A new temporary exhibit at Freedom House Museum until April documents the life of a teenager enslaved at Washington Seminary in D.C.
The research was conducted by seven Gonzaga students and Georgetown University history professor Adam Rothman, who started the project in 2016. Rothman was speaking to students about his work with Georgetown’s Working Group on slavery when a student asked about connections between the school and slavery. Rothman invited students to research the question at Georgetown, which they did in the summers of 2017 and 2018.
“Their work shows how students can be inspired to go beyond textbooks to take a deeper dive into our history and bring to light the untold stories of the American historical narrative,” said Audrey Davis, director of the city’s African American History Division. “With Gabriel, we learn about the horrors of the domestic slave trade, and tragic life of one enslaved 13-year-old boy.”
According to the city, the group studied accounting books, written histories, enrollment records, and other original documents related to the schools, including the sale of 272 slaves by the Jesuits in 1838.
The project also inspired an ancestry project with Georgetown University.
“According to In 1838, Maryland’s Jesuit priests sold hundreds of men, women, and children to Southern plantations to raise money for the construction of Georgetown University,” Georgetown University said. ” Though they faced incredible hardship, most didn’t perish. They married and raised children. Today, more than 8,000 of their descendants have been located through genealogical research. Use this site to search for an ancestor and to hear the stories of the descendants.”
Gonzaga history teacher Ed Donnellan helped in the project.
“This exploration of what is a very painful past for Gonzaga and for the Society of Jesus is very important,” Donnellan said. “It’s my hope and prayer that this begins something in our community that helps us heal, helps us move forward, and helps us be honest about where we’ve come from and who we are today.”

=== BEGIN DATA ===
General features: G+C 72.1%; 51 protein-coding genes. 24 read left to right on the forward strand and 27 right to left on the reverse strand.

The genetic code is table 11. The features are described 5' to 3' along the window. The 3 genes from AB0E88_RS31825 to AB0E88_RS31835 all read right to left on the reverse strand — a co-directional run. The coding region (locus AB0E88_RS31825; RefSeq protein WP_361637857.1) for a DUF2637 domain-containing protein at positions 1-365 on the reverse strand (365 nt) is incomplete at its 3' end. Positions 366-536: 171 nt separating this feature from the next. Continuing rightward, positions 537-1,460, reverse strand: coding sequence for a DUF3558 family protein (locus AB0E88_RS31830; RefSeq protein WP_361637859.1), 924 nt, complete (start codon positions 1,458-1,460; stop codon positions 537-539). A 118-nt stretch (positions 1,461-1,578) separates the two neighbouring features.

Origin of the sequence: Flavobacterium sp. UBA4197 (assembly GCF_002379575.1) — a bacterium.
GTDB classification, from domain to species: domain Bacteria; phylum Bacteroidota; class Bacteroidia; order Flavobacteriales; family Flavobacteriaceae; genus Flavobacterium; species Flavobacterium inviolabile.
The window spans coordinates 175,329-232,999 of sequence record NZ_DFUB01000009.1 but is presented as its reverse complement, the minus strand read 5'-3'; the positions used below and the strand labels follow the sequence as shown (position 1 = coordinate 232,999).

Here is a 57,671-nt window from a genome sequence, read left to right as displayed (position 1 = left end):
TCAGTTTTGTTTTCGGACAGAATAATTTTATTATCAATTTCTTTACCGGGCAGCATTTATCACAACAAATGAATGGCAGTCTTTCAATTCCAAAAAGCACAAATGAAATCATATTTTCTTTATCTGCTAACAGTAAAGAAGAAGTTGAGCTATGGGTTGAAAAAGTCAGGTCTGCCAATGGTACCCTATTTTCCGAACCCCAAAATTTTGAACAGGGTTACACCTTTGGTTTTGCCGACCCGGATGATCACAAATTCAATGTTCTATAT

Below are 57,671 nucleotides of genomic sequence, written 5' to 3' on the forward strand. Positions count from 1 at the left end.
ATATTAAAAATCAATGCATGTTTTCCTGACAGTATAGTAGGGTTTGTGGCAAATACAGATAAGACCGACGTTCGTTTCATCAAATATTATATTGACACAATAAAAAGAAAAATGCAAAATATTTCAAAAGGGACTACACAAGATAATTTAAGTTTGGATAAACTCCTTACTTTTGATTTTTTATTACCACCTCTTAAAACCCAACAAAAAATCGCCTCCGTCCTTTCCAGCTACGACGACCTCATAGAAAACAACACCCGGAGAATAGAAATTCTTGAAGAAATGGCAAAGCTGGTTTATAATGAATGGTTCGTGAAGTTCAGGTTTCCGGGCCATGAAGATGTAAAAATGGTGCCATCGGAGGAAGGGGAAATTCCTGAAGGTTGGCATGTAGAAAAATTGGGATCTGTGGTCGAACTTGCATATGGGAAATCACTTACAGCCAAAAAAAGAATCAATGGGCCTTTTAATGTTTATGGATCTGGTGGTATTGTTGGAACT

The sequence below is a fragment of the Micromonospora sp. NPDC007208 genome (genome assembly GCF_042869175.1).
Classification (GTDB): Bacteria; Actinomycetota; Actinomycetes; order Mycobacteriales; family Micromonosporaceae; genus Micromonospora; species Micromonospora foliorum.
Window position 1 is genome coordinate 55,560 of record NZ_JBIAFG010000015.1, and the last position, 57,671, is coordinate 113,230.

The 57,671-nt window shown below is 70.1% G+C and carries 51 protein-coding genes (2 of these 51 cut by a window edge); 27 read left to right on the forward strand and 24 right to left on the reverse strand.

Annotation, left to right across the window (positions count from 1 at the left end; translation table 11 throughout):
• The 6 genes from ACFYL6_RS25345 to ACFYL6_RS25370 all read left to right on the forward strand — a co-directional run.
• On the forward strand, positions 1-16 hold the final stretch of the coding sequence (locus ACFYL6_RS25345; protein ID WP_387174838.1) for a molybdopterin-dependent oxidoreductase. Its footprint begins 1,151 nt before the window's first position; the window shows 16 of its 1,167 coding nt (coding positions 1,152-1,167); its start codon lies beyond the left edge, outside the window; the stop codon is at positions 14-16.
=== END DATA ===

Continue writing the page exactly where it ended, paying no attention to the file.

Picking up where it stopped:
A bit of a slower news week in Alexandria. The fight over the Potomac Yard arena was still ongoing and Metro funding got tied up into the mix. Over the…
A new pilot program to step up parking enforcement in Old Town netted 4,000 citations in its first month. A staff memo (page 8) to the Traffic and Parking Board…
The Alexandria School Board approved its fiscal year 2025 $384.4 million combined funds budget on Thursday night and it is asking City Council for $21 million more than the previous…
A 4 BD/3 BA brick townhome with a gas fireplace, floor to ceiling windows and a 2 car garage is featured in Just Listed.
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Peace in Gaza: Prayer Liturgy and Community Discussion for Peace in Arlington VA, Sunday, Feb. 11, 10:15 AM
Prayer, liturgy, and community discussion for peace in Gaza, an immediate cease fire and resumption of humanitarian aid will be hosted by Nova Catholic Community. The focus will be Pope Francis’ call for an immediate ceasefire, the release of all hostages, resumption of humanitarian aid for Palestinians in Gaza, and peace talks for a lasting and just peace for all people in the region.
Discussion will follow at Noon on US military role in the conflict and appropriate steps the US should take to foster peace and rebuilding. Light lunch served.
Again this year, The Critical Mass, LLC, the Made in ALX store and local Ukrainian-American artists are throwing a Pysanky Party — and partnering on a fundraiser for the nonprofit organization Razom for Ukraine.
The free event, from 5 –